86 Clinical Scenario Patient 1 Conservative managementConservative management PICCPICC Dual antibiotic therapyDual antibiotic therapy Oral diet by HD 2Oral diet by HD 2 Afebrile by HD 3Afebrile by HD 3 WBC 7,500WBC 7,500 Segmented neutrophils 60%Segmented neutrophils 60% C-reactive protein 8.2C-reactive protein 8.2 Total LOS 5 daysTotal LOS 5 days Interval appendectomy 6-8 weeksInterval appendectomy 6-8 weeks Patient 2 Operative managementOperative management PICCPICC Dual antibiotic therapyDual antibiotic therapy Oral diet by HD 4Oral diet by HD 4 Afebrile by HD 4Afebrile by HD 4 WBC 7,000WBC 7,000 Segmented neutrophils 69%Segmented neutrophils 69% C-reactive protein 1.6C-reactive protein 1.6 Total LOS 7 daysTotal LOS 7 days

87 Treatment Now I’ve decided not to operate initially… How successful is delayed appendectomy?

88 Bufo AJ, et al. Interval Appendectomy for Perforated Appendicitis in Children. J Laparoendosc Adv Surg Tech A 8(4): , 1998 Retrospective reviewRetrospective review 87 patients with perforated appendicitis87 patients with perforated appendicitis patients underwent immediate appendectomy46 patients underwent immediate appendectomy 41 patients placed on interval appendectomy pathway41 patients placed on interval appendectomy pathway 34/41 successfully bridged to interval appendectomy34/41 successfully bridged to interval appendectomy

89 Results ImmediateInterval ParameterAppendectomyAppendectomy Patients4634* Hospital days6.2 +/ /- 3.0 Hospital charges (USD)11,044 +/- 11,3216,435 +/- 4,447 Total charges (USD)12,426 +/- 12,0027,525 +/- 3,250 Percent complications216 *Excludes “failures” of intent to treat (7 patients = 17%)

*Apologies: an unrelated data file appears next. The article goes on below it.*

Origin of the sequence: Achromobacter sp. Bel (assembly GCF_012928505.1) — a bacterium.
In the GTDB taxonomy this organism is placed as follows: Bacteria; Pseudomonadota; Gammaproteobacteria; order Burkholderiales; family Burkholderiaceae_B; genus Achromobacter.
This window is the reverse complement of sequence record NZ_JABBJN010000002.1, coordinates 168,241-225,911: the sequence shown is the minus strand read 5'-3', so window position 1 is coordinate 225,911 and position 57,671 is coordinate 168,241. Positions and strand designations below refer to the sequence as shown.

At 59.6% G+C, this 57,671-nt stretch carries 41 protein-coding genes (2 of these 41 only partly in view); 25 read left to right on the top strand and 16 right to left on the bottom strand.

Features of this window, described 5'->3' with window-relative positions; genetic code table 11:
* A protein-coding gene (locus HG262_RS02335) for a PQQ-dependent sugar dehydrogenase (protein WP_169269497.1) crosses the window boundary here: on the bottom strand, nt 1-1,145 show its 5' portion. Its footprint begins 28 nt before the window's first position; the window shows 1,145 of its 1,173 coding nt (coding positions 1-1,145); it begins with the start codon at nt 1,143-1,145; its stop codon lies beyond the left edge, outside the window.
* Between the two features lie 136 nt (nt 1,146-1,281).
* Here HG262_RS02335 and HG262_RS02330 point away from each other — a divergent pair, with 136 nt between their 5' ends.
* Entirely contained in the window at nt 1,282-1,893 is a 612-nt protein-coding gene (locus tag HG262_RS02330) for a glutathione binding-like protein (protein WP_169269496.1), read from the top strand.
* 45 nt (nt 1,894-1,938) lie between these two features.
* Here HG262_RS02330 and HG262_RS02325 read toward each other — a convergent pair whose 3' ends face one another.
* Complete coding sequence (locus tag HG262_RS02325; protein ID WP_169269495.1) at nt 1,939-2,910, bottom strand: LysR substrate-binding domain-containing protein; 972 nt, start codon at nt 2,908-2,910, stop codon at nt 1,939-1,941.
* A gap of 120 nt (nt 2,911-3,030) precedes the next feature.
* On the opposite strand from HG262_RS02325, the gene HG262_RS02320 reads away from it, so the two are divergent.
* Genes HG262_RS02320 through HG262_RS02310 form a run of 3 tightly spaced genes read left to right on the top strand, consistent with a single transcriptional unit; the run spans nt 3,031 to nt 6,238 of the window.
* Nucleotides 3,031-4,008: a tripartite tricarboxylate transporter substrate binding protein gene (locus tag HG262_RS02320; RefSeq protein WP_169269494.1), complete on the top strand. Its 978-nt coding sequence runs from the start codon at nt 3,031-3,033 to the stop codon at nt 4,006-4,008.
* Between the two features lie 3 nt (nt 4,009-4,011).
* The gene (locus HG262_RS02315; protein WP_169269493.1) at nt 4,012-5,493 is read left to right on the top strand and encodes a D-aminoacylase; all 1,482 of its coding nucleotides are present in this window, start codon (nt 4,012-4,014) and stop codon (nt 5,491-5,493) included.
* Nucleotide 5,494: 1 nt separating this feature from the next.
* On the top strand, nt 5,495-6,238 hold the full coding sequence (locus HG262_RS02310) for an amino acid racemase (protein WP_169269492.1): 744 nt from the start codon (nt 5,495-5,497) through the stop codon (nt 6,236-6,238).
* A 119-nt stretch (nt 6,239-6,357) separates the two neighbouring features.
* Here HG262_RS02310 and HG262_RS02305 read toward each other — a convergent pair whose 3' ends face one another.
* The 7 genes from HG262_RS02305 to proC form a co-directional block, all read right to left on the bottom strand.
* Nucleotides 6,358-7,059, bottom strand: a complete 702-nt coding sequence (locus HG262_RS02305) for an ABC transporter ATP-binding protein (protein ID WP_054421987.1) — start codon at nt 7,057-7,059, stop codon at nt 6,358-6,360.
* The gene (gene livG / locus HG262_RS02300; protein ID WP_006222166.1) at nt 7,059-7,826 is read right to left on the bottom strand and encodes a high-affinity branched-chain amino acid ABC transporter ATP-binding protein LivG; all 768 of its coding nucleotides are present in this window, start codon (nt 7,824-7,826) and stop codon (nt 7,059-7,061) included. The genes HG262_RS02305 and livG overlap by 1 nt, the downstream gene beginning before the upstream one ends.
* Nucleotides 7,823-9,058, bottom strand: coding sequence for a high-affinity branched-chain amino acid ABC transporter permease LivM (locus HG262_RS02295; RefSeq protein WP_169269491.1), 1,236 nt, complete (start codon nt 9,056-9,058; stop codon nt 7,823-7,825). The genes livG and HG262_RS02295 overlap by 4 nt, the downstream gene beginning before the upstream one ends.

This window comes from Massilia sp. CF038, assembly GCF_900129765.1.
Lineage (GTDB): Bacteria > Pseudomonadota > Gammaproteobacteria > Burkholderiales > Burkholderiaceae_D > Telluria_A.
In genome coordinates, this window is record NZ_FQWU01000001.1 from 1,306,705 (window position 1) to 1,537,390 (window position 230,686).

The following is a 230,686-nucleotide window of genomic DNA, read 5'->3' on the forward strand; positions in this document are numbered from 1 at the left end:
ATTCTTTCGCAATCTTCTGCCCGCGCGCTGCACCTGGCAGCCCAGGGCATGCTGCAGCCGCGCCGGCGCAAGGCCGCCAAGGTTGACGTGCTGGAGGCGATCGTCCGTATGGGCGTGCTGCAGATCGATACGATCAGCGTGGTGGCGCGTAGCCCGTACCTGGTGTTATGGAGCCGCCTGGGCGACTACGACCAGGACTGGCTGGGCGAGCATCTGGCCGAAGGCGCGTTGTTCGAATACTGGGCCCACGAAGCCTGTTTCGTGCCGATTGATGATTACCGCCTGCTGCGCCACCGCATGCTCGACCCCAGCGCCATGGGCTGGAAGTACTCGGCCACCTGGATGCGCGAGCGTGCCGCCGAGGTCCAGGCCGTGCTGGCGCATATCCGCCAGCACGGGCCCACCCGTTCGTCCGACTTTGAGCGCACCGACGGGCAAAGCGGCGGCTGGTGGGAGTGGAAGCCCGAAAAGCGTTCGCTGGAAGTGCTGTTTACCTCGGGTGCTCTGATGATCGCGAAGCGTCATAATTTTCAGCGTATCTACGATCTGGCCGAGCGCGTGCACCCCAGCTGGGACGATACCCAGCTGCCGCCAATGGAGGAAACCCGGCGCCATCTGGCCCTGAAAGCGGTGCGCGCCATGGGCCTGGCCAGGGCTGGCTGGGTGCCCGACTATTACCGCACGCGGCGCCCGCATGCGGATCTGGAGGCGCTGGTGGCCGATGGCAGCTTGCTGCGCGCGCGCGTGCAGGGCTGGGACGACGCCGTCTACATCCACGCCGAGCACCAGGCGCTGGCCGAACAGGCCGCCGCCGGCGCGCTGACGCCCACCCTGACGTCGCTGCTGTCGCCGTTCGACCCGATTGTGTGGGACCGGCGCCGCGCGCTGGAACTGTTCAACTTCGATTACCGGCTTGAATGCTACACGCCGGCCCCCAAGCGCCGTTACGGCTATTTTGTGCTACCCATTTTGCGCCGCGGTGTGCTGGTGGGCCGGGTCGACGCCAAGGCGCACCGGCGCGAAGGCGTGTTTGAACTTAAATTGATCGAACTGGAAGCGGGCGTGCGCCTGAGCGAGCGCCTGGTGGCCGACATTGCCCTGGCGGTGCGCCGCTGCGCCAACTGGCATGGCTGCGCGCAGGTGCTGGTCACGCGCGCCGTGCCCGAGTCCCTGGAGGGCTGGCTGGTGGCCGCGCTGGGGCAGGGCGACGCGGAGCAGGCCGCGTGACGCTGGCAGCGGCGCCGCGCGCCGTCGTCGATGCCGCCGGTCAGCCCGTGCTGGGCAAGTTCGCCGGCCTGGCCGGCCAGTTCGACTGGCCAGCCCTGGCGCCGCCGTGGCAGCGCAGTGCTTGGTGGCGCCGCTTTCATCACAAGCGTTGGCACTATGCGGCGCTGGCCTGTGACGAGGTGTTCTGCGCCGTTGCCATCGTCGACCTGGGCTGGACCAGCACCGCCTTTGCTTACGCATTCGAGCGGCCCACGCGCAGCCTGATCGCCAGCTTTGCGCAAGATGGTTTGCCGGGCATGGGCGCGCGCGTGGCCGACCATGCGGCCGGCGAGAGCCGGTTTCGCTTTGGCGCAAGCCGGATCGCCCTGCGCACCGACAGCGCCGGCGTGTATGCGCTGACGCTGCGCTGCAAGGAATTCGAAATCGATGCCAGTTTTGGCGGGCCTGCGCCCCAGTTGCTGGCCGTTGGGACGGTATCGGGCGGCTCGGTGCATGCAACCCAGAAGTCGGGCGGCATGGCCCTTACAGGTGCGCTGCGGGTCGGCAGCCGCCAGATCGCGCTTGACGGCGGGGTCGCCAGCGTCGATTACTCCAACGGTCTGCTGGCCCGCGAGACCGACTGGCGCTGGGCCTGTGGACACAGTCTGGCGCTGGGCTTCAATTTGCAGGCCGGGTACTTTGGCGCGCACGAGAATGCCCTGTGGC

90 Conclusions Antibiotic therapy, followed by interval appendectomy, decreases postoperative morbidity in the treatment approach to perforated appendicitisAntibiotic therapy, followed by interval appendectomy, decreases postoperative morbidity in the treatment approach to perforated appendicitis Cost savings are realized in the delayed operative management of perforated appendicitis in childrenCost savings are realized in the delayed operative management of perforated appendicitis in children

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92 Treatment I can successfully perform an interval appendectomy consistently and safely… But should I?

93 Recurrent/Interval Appendicitis Hoffmann J, et al. (1984)20%Hoffmann J, et al. (1984)20% Eriksson S and Granstrom L (1995)37%Eriksson S and Granstrom L (1995)37% Friedell M and Perez-Izquierdo (2000)8%Friedell M and Perez-Izquierdo (2000)8% Oliak D, et al. (2001)8%Oliak D, et al. (2001)8% Brown CV, et al. (2003)6%Brown CV, et al. (2003)6% Ein SH, et al. (2005)43%Ein SH, et al. (2005)43% + appendicolith72% - appendicolith26%